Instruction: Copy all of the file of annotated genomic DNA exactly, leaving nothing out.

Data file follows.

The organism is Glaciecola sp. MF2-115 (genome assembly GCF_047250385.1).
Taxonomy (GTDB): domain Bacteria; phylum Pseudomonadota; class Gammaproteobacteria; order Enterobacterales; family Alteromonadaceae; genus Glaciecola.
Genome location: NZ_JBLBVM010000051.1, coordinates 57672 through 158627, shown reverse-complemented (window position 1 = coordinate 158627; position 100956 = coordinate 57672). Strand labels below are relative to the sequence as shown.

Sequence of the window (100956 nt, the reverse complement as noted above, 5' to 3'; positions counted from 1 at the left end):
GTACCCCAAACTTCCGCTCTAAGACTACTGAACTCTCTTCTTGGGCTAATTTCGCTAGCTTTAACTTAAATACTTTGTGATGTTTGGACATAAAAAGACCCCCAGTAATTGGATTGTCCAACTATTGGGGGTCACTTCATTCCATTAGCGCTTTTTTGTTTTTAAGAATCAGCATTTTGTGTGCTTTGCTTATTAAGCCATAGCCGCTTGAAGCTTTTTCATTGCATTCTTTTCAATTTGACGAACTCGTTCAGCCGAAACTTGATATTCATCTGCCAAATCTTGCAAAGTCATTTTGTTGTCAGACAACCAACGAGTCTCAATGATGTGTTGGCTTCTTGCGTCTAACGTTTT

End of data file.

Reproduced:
The organism is Glaciecola sp. MF2-115 (genome assembly GCF_047250385.1).
Taxonomy (GTDB): domain Bacteria; phylum Pseudomonadota; class Gammaproteobacteria; order Enterobacterales; family Alteromonadaceae; genus Glaciecola.
Genome location: NZ_JBLBVM010000051.1, coordinates 57672 through 158627, shown reverse-complemented (window position 1 = coordinate 158627; position 100956 = coordinate 57672). Strand labels below are relative to the sequence as shown.

Sequence of the window (100956 nt, the reverse complement as noted above, 5' to 3'; positions counted from 1 at the left end):
GTACCCCAAACTTCCGCTCTAAGACTACTGAACTCTCTTCTTGGGCTAATTTCGCTAGCTTTAACTTAAATACTTTGTGATGTTTGGACATAAAAAGACCCCCAGTAATTGGATTGTCCAACTATTGGGGGTCACTTCATTCCATTAGCGCTTTTTTGTTTTTAAGAATCAGCATTTTGTGTGCTTTGCTTATTAAGCCATAGCCGCTTGAAGCTTTTTCATTGCATTCTTTTCAATTTGACGAACTCGTTCAGCCGAAACTTGATATTCATCTGCCAAATCTTGCAAAGTCATTTTGTTGTCAGACAACCAACGAGTCTCAATGATGTGTTGGCTTCTTGCGTCTAACGTTTT